Friday, March 22, 2013

Religious hobbyism

There's this thing out there that drives me crazy.  I call it religious hobbyism.  It's where religion is your hobby, but you don't actually practice it like a religion.

In this category would be attending every "cool" liturgy you can find, Eastern Rite, Extraordinary Form, what-have-you, but if you can't find a "cool" Mass to go to, just skipping.

It's walking out of every Mass with a list of pros and cons: "I did like the homily, but did you notice they didn't say the correct prayers for the day?"  "Yes, that's true, but did you get a look at that thurible?!"

It's being always at the ready to participate in a theological debate, but being an arrogant jerk the whole time.  It's skipping your prayer time so that you can put the smackdown on someone who's wrong about a fine point of doctrine.

Also known as "totally missing the point."

But as I was reflecting on this tendency, I began to feel this niggling little discomfort inside.  Because I'm not free of this.  Like, not at all.  I was lecturing someone on Facebook today as to how wonderful it is that Pope Francis is choosing to wash the feet of prison inmates on Holy Thursday, thus showing us the importance of performing the corporal works of mercy, when Marko came and hung on me, demanding something to eat.  And I thought, "Feeding the hungry is also a corporal work of mercy, and here I am, too obsessed with being right to feed my own children."  So I got up and gave him a cookie.  I did finish my comment after, but I toned it down a lot because I was starting to really think.  Why do I do this?  Is it because I truly want these people to know Christ instead of picking at the Pope for wearing black shoes?  Or is it because I personally like the Pope so much and feel so defensive of him that it's become more important to be right then to respect their own journey?

Because we all are bad Catholics.  I know I am.  I've said it often:  I stink at being Catholic.  I haven't prayed the Rosary of my own free will in years.  Christ died for us while we were still sinners, and I can't even forgive my own husband unless he's the first one to apologize.  I have been known to say to a sick child in the middle of the night, "Stop crying or we won't have any fun tomorrow!"  Which corporal work of mercy is that?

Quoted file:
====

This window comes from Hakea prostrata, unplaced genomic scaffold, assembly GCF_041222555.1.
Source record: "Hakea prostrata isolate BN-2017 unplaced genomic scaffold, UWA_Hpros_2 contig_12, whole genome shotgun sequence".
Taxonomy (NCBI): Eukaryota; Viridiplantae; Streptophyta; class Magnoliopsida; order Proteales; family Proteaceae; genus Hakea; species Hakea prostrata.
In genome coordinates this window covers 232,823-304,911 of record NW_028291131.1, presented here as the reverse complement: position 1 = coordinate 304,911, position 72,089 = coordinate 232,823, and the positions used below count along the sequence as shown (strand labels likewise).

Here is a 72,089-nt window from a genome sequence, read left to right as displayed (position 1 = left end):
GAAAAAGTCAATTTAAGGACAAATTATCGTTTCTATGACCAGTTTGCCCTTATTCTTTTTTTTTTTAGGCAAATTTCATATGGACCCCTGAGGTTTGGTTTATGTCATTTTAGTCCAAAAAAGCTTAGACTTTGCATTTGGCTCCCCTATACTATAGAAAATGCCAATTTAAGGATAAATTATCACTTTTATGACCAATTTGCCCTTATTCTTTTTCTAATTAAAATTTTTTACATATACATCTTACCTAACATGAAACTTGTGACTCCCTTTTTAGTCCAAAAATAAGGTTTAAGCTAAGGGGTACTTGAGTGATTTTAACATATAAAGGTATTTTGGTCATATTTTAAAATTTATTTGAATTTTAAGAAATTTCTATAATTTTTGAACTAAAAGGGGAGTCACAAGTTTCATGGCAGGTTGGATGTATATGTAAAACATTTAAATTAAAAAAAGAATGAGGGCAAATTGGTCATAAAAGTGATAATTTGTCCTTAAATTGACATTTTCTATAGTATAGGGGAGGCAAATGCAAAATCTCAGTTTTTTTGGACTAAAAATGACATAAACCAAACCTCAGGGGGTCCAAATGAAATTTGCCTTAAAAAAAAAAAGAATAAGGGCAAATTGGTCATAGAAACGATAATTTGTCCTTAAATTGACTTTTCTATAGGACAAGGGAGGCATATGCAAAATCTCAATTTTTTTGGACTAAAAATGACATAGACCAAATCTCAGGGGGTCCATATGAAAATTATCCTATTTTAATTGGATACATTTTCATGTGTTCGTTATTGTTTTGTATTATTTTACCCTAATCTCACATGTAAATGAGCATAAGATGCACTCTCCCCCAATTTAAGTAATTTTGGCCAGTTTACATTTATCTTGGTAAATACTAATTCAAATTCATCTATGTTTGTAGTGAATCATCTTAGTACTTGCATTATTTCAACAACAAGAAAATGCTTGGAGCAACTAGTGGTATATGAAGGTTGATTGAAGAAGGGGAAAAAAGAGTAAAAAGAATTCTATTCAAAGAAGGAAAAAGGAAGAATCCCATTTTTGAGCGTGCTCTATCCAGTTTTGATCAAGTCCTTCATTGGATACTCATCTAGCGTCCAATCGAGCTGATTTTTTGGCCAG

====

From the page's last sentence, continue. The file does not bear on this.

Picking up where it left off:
I'm not sure I know the cure.  In some ways discussing theology at all appears to be an occasion of sin for me.  I get freaked out: "What!  Non-Catholics all go to hell?!  I didn't know that!  I can't imagine a good God would do that!"  I spend days in a state of angst and doubt.  And then I look it up in the catechism and find out that oops, I was right the first time, it is quite possible for non-Catholics to go to heaven.  The Good Thief was never baptized with water either.  (Look it up, #846 and following.  So awesome!  And also happened to be what I already believed, which is nice.)

But on the other hand, these discussions do draw me deeper into understanding.  And understanding doctrine is, in its essence, understanding God.  Is God the sort of person who would damn someone to hell for all eternity for not knowing better?  No, he is not.  And when I find this out, I am drawn to love him more, to keep asking him that all important question, "Who are you, anyway?"

But it's always going to be a constant fight.  Humility vs. pride, obsession with being right vs. focus on doing right, speaking or listening.  It's hard.  In a way we're all religious hobbyists, we're all material heretics, we all miss the point.  The crucial thing is not to give up on the battle, but to keep fighting, to keep asking myself, "Is this what God would do?  Is this what God wants?  Am I missing the point again?"

Two good articles that have called me on this tendency lately: Unclean and There Ain't No Pure Church.  I tell you, without Simcha Fisher and Mark Shea to tell it like it is, I don't know where I'd be.